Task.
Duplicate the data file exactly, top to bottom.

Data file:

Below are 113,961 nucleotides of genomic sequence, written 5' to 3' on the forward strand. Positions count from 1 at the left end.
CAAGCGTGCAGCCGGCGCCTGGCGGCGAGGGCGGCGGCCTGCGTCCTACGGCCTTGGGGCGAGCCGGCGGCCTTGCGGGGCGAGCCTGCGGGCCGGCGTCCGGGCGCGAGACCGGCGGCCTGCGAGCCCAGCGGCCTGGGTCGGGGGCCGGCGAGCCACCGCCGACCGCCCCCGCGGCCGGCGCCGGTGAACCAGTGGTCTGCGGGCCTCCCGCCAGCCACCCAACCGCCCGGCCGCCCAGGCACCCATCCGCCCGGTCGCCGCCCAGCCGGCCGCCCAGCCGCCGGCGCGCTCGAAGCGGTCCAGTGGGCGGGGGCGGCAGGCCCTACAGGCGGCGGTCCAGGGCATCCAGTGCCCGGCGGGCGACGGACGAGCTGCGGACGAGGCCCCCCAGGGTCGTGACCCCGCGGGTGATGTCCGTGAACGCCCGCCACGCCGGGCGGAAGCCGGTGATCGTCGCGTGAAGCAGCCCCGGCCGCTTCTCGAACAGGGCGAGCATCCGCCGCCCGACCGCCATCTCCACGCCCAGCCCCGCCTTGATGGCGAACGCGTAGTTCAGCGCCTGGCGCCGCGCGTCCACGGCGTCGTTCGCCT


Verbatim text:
Below are 113,961 nucleotides of genomic sequence, written 5' to 3' on the forward strand. Positions count from 1 at the left end.
CAAGCGTGCAGCCGGCGCCTGGCGGCGAGGGCGGCGGCCTGCGTCCTACGGCCTTGGGGCGAGCCGGCGGCCTTGCGGGGCGAGCCTGCGGGCCGGCGTCCGGGCGCGAGACCGGCGGCCTGCGAGCCCAGCGGCCTGGGTCGGGGGCCGGCGAGCCACCGCCGACCGCCCCCGCGGCCGGCGCCGGTGAACCAGTGGTCTGCGGGCCTCCCGCCAGCCACCCAACCGCCCGGCCGCCCAGGCACCCATCCGCCCGGTCGCCGCCCAGCCGGCCGCCCAGCCGCCGGCGCGCTCGAAGCGGTCCAGTGGGCGGGGGCGGCAGGCCCTACAGGCGGCGGTCCAGGGCATCCAGTGCCCGGCGGGCGACGGACGAGCTGCGGACGAGGCCCCCCAGGGTCGTGACCCCGCGGGTGATGTCCGTGAACGCCCGCCACGCCGGGCGGAAGCCGGTGATCGTCGCGTGAAGCAGCCCCGGCCGCTTCTCGAACAGGGCGAGCATCCGCCGCCCGACCGCCATCTCCACGCCCAGCCCCGCCTTGATGGCGAACGCGTAGTTCAGCGCCTGGCGCCGCGCGTCCACGGCGTCGTTCGCCT